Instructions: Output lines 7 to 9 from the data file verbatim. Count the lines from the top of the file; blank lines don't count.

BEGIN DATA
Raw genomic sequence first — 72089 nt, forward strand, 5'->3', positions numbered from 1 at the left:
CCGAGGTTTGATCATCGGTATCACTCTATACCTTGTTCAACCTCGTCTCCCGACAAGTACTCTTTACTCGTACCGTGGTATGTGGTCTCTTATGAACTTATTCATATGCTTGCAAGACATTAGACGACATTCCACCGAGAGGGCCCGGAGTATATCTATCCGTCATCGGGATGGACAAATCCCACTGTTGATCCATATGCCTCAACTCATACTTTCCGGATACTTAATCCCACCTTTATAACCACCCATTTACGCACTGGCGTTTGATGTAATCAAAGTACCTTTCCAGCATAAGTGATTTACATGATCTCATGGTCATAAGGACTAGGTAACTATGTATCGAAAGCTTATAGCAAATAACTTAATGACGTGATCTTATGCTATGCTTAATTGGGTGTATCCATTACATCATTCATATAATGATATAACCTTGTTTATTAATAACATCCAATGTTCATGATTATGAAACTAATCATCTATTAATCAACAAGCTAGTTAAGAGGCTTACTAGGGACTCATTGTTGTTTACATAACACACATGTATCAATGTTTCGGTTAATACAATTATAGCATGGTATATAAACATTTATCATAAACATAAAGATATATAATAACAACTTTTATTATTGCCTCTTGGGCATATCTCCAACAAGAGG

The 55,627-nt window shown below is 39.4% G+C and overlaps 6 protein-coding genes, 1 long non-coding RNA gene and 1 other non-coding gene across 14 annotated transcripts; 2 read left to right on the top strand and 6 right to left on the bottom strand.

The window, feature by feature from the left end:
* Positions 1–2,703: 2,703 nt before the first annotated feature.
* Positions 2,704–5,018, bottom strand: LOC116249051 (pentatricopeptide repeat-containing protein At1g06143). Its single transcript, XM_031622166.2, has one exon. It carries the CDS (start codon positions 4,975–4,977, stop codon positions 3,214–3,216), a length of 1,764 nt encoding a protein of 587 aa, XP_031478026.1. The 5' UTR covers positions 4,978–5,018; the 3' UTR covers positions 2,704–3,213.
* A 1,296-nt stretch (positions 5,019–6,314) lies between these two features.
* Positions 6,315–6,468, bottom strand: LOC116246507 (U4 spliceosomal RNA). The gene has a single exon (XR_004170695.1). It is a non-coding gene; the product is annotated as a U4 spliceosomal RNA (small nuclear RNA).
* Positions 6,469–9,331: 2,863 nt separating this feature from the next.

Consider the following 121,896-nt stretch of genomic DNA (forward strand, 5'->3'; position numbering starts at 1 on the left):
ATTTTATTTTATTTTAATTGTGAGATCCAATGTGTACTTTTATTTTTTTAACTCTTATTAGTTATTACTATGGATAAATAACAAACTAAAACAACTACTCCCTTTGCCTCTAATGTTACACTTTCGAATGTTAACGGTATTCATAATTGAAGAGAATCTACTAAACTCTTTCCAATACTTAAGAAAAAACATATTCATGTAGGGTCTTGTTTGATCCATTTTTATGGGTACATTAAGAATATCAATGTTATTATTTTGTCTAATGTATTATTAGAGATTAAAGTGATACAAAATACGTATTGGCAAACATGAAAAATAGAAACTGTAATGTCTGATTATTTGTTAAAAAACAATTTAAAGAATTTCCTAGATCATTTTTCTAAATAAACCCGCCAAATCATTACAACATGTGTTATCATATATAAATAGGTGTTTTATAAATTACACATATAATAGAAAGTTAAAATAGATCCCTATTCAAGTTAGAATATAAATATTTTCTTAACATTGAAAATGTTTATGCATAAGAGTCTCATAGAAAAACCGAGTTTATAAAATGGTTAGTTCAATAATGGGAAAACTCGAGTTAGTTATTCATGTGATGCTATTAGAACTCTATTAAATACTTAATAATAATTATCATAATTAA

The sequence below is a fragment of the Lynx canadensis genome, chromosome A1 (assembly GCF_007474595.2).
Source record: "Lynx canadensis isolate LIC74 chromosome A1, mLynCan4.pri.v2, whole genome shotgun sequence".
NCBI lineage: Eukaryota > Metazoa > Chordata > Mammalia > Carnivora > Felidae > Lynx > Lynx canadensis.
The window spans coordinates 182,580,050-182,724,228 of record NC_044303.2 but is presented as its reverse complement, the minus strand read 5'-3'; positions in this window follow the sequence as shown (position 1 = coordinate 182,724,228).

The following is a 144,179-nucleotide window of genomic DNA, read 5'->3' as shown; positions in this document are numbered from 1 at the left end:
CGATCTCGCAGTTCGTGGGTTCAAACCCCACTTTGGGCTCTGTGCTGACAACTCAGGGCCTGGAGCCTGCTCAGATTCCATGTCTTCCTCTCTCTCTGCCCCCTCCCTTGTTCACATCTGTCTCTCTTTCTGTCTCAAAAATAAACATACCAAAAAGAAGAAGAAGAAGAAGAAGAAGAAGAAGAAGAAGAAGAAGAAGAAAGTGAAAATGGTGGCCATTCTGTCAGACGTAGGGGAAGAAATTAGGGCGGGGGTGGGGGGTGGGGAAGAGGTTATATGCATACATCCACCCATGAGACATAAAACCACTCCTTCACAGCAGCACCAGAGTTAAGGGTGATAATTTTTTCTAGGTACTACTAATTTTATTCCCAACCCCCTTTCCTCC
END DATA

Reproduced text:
* A 1,296-nt stretch (positions 5,019–6,314) lies between these two features.
* Positions 6,315–6,468, bottom strand: LOC116246507 (U4 spliceosomal RNA). The gene has a single exon (XR_004170695.1). It is a non-coding gene; the product is annotated as a U4 spliceosomal RNA (small nuclear RNA).
* Positions 6,469–9,331: 2,863 nt separating this feature from the next.